Voles could be the problem
I have written articles comparing moles, voles, gophers, etc.
During these writing forays, in the back of my mind, I wondered if I have ever seen a vole. Two years ago I planted some replacement apple trees and failed to put tree guards on them. We had enough snow to cover the bottom part of the trees. Come spring the snow melted, and I discovered that all the new trees had been girdled.
Although they formed buds, they all died that spring. I thought mice had eaten the bark. I guess that was the case, because voles are also called meadow mice or field mice. Apparently, I have seen voles before.
Voles do not hibernate but spend the winter building snow tunnels that protect them from fluctuating temperatures. It is usually several degrees warmer in the tunnel. Their tunnels have rooms for storing food and rooms for sleeping. Girdling damage usually occurs in fall and winter. Girdling and gnaw marks alone do not indicate the presence of voles, since other animals make similar damage. Vole gnaw marks are not uniform and they occur at various angles and in irregular patches. Rabbit gnaw marks are larger, not distinct and rabbits neatly clip branches with clean cuts.
Voles can do plenty of damage to summer crops such as alfalfa, clover, grain, potatoes, and sugar beets. Their tunnels and runways interfere with crop irrigation, and they can ruin lawns, golf courses and ground cover.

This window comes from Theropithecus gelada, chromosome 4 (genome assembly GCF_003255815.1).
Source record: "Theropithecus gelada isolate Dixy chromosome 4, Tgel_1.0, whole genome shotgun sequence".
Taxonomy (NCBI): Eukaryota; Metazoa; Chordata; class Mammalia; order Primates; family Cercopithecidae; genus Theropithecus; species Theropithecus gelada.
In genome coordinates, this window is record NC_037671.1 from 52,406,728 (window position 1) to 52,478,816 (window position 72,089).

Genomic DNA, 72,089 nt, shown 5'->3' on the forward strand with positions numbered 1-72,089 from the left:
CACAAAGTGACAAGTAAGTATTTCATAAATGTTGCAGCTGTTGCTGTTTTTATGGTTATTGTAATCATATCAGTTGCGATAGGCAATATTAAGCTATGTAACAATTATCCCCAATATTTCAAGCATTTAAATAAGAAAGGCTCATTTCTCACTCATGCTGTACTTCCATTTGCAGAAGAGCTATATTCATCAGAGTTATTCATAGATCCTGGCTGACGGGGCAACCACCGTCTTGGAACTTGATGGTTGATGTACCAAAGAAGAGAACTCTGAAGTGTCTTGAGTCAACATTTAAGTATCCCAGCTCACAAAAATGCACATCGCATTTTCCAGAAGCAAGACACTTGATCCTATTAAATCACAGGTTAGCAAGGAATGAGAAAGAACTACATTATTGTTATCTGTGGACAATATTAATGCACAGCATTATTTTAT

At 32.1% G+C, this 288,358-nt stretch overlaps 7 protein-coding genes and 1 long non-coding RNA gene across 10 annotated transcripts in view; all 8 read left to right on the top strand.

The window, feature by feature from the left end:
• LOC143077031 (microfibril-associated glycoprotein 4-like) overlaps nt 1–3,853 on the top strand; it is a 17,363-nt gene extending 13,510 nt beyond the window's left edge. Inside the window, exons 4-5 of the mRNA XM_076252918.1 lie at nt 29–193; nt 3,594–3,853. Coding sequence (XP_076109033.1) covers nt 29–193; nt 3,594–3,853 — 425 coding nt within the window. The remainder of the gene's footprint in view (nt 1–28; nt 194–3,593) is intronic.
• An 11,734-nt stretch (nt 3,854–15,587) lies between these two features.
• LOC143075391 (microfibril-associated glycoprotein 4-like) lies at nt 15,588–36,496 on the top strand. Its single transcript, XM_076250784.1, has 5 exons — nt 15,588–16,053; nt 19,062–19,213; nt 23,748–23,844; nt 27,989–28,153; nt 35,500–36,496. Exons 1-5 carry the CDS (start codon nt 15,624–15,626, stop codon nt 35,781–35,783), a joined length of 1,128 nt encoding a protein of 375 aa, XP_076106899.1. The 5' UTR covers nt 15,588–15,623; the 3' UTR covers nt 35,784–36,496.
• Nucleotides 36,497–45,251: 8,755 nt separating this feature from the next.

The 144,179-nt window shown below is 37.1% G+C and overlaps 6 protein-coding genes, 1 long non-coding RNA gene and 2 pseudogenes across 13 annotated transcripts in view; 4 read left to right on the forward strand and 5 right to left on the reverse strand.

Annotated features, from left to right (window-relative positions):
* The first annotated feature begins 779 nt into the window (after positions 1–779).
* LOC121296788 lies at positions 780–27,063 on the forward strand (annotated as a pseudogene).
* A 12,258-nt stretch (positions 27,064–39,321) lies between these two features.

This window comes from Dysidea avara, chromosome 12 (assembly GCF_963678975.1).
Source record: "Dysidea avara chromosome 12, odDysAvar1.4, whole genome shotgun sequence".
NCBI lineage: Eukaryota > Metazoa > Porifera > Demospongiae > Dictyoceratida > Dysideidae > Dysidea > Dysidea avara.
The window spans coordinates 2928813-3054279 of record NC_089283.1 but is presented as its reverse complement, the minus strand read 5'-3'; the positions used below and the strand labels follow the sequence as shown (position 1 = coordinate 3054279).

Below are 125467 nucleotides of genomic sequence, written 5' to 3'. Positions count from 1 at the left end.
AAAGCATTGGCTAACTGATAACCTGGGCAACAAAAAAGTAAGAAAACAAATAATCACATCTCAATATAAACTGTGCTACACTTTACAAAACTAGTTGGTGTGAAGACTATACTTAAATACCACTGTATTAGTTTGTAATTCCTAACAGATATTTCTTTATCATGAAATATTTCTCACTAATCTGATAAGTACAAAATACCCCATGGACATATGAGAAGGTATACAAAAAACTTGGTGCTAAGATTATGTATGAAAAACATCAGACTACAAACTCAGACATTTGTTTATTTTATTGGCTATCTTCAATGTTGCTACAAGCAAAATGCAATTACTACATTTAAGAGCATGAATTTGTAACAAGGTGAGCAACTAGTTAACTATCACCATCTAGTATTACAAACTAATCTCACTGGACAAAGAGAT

That mouse that you saw in your house could have been a vole in the basement or behind the wood box. Although they rarely do come into the house, using a snap trap baited with a peanut butter oatmeal mixture can control them. Voles pose no major public health hazard because of their infrequent contact with humans. However, they are capable of carrying disease organisms, so be careful to use protective clothing while handling them.
I took some of this article from the Department of Agriculture.
That organization had two pages of damage prevention and control methods. They include repellents, toxicants, fumigants, trapping, shooting, and other remedies.
If voles do get into a basement or behind a cupboard, a snap trap or live trap seems to have the most success.
If they are outside, keeping the grass and weeds down in orchards and garden helps some. Hardware cloth cylinders keep them away from young trees and seedlings. While mulching helps protect perennials from weeds and the cold, it is also a warm home for voles. Enemies of voles include coyotes, snakes, hawks, owls, and weasels, but they don’t seem to control the vole population.